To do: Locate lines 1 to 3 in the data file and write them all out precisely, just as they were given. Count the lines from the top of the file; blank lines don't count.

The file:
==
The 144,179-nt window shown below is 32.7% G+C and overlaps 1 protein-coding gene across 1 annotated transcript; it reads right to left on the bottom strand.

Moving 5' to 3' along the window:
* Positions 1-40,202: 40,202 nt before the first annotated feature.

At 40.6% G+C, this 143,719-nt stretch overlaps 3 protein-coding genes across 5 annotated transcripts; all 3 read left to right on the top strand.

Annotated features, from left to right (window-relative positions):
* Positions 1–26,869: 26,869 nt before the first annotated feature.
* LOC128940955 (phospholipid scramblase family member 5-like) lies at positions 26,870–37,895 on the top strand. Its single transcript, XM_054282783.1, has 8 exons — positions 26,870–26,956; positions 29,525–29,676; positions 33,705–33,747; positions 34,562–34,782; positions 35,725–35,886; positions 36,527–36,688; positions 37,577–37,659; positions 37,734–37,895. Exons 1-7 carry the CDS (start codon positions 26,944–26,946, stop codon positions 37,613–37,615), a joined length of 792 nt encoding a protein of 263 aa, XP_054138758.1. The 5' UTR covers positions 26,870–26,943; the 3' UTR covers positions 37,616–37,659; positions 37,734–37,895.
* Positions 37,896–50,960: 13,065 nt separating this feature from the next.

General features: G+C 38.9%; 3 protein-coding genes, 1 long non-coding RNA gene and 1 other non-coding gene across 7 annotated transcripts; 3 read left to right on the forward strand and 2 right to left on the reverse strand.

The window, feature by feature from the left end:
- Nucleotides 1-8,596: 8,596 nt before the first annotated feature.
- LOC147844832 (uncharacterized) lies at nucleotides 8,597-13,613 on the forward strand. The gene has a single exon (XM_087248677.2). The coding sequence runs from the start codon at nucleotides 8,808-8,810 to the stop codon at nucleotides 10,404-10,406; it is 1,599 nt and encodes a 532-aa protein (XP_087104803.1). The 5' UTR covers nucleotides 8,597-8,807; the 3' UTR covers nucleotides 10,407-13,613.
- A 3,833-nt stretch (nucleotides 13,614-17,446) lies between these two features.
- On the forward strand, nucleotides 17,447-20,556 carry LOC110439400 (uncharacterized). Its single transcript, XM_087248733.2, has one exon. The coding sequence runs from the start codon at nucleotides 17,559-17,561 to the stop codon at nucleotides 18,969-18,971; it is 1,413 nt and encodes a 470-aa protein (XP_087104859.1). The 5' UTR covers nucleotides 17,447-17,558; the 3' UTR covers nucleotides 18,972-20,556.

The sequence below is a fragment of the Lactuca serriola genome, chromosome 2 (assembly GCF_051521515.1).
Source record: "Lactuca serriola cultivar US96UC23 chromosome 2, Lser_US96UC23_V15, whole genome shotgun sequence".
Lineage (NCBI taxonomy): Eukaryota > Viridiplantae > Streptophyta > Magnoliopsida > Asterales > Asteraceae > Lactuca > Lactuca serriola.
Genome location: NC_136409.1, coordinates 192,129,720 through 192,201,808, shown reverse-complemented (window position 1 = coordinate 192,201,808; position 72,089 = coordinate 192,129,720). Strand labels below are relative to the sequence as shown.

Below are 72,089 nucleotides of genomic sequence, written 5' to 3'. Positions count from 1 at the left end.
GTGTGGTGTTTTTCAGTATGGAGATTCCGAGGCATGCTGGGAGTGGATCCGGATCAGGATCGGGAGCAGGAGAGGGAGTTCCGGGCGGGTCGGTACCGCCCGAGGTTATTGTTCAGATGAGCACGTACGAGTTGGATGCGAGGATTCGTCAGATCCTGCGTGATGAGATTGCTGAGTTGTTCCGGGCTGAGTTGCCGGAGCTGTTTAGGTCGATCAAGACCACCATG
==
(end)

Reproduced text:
The 144,179-nt window shown below is 32.7% G+C and overlaps 1 protein-coding gene across 1 annotated transcript; it reads right to left on the bottom strand.

Moving 5' to 3' along the window:
* Positions 1-40,202: 40,202 nt before the first annotated feature.